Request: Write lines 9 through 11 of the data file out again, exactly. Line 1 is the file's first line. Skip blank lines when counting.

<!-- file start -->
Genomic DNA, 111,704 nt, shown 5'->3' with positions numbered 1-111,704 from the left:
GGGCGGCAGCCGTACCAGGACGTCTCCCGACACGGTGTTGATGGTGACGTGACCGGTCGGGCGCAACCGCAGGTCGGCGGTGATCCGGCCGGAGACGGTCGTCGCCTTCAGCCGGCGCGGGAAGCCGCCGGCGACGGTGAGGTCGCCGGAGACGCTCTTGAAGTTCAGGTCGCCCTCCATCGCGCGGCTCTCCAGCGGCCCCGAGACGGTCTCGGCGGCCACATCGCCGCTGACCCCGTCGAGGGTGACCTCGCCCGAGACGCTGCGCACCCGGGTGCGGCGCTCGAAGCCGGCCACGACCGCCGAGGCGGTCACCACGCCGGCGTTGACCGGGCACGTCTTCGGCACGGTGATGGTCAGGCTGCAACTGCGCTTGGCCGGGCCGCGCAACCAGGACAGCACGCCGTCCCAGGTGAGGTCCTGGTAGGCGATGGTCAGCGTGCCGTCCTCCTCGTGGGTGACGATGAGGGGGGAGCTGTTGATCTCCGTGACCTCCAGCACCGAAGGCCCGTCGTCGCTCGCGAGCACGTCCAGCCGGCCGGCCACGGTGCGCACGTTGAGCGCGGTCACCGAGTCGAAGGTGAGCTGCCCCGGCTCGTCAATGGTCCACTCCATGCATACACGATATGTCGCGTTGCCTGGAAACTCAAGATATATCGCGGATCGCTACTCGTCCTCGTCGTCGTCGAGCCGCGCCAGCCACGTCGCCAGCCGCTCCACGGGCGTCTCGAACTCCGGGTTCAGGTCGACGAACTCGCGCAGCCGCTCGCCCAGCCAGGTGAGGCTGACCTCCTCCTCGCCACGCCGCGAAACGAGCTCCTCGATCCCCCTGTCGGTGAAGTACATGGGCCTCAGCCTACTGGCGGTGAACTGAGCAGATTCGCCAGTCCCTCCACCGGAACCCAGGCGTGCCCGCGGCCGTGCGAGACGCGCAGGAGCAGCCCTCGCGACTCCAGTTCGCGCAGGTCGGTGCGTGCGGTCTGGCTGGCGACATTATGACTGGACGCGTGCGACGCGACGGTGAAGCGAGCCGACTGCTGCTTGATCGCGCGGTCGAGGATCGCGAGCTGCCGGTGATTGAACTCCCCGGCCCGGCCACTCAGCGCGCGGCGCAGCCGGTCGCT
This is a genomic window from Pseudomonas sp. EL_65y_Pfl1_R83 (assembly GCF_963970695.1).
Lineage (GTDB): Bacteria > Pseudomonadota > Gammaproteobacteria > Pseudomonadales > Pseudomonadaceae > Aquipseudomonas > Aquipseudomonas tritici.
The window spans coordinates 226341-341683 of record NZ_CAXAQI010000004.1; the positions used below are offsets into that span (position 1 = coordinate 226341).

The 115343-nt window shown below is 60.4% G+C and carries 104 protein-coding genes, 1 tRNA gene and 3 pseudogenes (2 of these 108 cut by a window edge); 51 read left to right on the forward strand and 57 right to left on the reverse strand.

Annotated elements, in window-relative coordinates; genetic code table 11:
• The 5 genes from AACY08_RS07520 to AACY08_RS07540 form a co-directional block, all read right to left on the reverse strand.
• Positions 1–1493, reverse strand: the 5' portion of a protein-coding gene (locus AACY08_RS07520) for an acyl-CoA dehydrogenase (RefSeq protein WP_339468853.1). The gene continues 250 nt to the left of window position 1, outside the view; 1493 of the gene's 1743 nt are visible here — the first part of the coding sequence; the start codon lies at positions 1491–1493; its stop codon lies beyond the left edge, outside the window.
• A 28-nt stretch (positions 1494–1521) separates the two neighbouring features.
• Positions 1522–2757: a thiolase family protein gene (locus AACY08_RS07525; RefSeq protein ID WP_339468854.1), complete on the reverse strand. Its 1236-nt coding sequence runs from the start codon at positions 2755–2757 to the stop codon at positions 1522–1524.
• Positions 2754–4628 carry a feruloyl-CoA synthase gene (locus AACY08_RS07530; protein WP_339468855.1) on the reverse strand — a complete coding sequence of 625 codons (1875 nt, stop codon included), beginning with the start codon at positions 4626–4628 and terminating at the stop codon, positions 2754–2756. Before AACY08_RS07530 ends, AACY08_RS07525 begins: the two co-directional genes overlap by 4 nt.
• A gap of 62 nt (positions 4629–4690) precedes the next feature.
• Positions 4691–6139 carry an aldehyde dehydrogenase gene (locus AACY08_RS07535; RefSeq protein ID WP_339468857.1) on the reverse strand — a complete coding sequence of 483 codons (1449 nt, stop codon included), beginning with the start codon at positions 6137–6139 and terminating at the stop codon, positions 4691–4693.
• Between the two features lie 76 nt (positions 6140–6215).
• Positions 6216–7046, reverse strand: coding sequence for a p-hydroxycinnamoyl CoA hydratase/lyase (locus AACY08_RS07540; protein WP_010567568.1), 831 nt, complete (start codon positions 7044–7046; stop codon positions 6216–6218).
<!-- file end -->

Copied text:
• Positions 1–1493, reverse strand: the 5' portion of a protein-coding gene (locus AACY08_RS07520) for an acyl-CoA dehydrogenase (RefSeq protein WP_339468853.1). The gene continues 250 nt to the left of window position 1, outside the view; 1493 of the gene's 1743 nt are visible here — the first part of the coding sequence; the start codon lies at positions 1491–1493; its stop codon lies beyond the left edge, outside the window.
• A 28-nt stretch (positions 1494–1521) separates the two neighbouring features.
• Positions 1522–2757: a thiolase family protein gene (locus AACY08_RS07525; RefSeq protein ID WP_339468854.1), complete on the reverse strand. Its 1236-nt coding sequence runs from the start codon at positions 2755–2757 to the stop codon at positions 1522–1524.